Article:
Optimizing handle size based on normalized hand size in a maximum gripping task.
Ergonomics in the Digital Age: Proceedings of the XVth Triennial Congress of the International Ergonomics Association, and The 7th Joint Conference of the Ergonomics Society of Korea/Japan Ergonomics Society. Seoul, Korea: Ergonomics Society of Korea, 2003 Aug; :1-4
Six cylindrical handles were evaluated for the effect of handle size (diameter) on handle comfort, finger force capability and muscle activity in a maximum gripping task. Optimal handle size was calculated based on a 'normalized hand size, NHS', which was defined as the ratio of handle circumference to a user's hand length. A pressure sensitive glove was used to measure finger force capability and surface electromyography was recorded from flexor digitorum superficial is and extensor digitorum to analyze muscle activity while participants performed maximum isometric grip exertions. The 35mm handle was rated as the most comfortable handle size followed by the 40mm. The 30 and 25 mm handles were associated with the highest finger force capability followed by the 35 and 40mm handles. The muscle activity of the flexor showed that 25, 30, and 35mm handles had high flexor muscle activities, whereas 45mm and 50mm handles represented low flexor muscle activities in this study. A 64% NHS ratio was applied to obtain recommended handle sizes for comfort as a function of users' hand size in a maximum gripping task.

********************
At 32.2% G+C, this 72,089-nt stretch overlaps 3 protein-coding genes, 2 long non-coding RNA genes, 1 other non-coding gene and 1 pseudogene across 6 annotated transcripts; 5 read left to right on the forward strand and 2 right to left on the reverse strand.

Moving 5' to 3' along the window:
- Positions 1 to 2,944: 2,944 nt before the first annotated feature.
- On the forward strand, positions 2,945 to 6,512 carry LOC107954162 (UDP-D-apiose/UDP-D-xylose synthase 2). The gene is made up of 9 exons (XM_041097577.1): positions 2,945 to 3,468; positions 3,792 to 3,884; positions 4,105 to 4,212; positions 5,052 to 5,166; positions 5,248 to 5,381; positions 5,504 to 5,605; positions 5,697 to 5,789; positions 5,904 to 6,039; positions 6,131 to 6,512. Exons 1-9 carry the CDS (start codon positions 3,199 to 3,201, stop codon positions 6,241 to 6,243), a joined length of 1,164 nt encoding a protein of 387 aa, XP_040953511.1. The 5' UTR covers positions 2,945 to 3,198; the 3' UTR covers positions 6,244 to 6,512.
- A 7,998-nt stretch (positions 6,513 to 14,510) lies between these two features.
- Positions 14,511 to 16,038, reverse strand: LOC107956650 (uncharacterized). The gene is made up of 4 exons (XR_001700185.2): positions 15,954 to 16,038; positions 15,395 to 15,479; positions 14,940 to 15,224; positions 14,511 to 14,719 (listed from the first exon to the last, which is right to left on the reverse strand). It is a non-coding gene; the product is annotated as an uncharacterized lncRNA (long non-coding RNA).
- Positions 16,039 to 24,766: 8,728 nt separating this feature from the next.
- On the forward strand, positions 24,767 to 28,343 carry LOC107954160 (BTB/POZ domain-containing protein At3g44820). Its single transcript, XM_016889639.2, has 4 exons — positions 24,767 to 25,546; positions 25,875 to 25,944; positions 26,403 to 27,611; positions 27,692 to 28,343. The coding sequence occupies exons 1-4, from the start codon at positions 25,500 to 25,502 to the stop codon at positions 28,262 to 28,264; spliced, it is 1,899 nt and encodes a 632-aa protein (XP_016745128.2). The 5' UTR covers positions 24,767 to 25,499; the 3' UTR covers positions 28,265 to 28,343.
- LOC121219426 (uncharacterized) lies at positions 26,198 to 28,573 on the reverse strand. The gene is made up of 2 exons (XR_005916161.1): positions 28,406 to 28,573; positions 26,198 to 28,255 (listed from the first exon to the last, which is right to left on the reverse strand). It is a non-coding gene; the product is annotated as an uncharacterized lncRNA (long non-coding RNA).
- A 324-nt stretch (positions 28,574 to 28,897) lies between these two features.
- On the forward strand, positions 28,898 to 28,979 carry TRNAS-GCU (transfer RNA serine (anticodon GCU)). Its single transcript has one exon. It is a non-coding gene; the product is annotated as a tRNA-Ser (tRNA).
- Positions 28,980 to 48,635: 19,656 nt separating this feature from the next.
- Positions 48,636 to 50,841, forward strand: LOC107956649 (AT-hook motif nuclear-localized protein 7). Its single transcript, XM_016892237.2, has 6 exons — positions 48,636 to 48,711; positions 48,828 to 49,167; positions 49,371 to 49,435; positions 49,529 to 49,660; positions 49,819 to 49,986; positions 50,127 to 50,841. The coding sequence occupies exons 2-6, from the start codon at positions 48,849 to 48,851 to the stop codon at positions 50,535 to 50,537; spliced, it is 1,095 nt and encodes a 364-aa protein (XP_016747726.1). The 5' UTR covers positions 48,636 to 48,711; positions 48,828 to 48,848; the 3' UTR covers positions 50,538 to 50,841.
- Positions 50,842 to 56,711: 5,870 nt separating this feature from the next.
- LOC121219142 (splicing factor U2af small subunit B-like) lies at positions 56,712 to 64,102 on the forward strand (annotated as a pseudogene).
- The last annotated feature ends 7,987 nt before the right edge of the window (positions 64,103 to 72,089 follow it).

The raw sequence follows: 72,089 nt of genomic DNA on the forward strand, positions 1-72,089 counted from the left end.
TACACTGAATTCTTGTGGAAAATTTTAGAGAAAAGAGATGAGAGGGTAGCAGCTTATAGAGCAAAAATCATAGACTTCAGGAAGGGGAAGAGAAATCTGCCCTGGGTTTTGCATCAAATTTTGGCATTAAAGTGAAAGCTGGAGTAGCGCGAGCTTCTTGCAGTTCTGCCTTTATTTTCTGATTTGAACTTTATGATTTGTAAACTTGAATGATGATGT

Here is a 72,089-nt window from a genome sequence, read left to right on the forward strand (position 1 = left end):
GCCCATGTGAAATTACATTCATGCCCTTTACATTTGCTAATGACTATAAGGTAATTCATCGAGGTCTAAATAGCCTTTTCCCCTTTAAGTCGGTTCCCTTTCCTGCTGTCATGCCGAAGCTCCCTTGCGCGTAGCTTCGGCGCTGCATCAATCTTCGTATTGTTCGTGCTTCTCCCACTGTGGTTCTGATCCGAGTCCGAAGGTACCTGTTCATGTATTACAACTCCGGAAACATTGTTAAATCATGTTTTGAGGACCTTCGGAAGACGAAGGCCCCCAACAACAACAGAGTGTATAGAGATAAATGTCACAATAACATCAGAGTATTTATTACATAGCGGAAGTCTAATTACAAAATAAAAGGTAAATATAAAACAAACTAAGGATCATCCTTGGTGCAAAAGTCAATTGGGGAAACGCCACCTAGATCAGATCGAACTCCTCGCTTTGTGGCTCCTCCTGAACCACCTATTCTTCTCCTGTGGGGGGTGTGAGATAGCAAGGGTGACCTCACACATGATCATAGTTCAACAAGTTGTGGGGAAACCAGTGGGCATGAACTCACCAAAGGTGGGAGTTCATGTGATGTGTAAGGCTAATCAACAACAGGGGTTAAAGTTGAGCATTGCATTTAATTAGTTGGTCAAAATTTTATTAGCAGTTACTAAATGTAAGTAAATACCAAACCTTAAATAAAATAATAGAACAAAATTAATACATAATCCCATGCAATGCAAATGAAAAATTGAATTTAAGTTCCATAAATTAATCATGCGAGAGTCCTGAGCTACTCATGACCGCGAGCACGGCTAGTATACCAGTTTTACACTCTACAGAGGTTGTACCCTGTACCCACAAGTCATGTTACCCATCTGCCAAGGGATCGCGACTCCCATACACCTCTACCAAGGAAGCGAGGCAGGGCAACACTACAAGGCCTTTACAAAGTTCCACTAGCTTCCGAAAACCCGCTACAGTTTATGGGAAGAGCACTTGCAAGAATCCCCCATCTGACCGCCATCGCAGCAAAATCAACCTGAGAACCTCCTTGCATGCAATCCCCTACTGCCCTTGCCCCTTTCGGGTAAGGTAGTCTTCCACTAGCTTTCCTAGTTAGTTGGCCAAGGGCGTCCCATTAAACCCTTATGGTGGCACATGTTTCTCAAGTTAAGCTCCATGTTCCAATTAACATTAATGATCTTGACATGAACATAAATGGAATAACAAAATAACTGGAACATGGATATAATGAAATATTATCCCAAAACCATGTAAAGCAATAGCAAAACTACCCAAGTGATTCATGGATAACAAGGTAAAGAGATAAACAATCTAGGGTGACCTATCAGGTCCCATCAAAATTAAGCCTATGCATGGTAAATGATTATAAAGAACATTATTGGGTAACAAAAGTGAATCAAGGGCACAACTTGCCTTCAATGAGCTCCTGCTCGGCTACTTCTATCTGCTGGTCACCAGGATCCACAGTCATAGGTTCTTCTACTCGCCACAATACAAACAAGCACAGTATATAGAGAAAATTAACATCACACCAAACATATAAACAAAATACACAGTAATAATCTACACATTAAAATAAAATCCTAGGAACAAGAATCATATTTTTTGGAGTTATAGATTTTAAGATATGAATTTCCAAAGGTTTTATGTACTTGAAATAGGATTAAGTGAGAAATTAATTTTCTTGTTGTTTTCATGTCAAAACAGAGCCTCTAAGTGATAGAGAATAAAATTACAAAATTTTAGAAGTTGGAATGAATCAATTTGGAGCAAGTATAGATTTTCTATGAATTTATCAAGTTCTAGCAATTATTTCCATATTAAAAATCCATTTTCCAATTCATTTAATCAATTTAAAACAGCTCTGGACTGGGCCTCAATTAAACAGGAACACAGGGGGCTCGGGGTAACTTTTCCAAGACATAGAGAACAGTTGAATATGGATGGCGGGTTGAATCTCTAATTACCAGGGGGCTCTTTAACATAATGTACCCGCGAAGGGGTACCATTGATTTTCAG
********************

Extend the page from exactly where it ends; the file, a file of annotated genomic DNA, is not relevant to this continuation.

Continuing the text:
Hand-tools; Musculoskeletal-system; Gloves; Muscle-contraction; Muscle-function; Muscle-tension; Musculoskeletal-system-disorders; Ergonomics
Disease and Injury: Musculoskeletal Disorders of the Upper Extremities
Ergonomics in the Digital Age: Proceedings of the XVth Triennial Congress of the International Ergonomics Association, and The 7th Joint Conference of the Ergonomics Society of Korea/Japan Ergonomics Society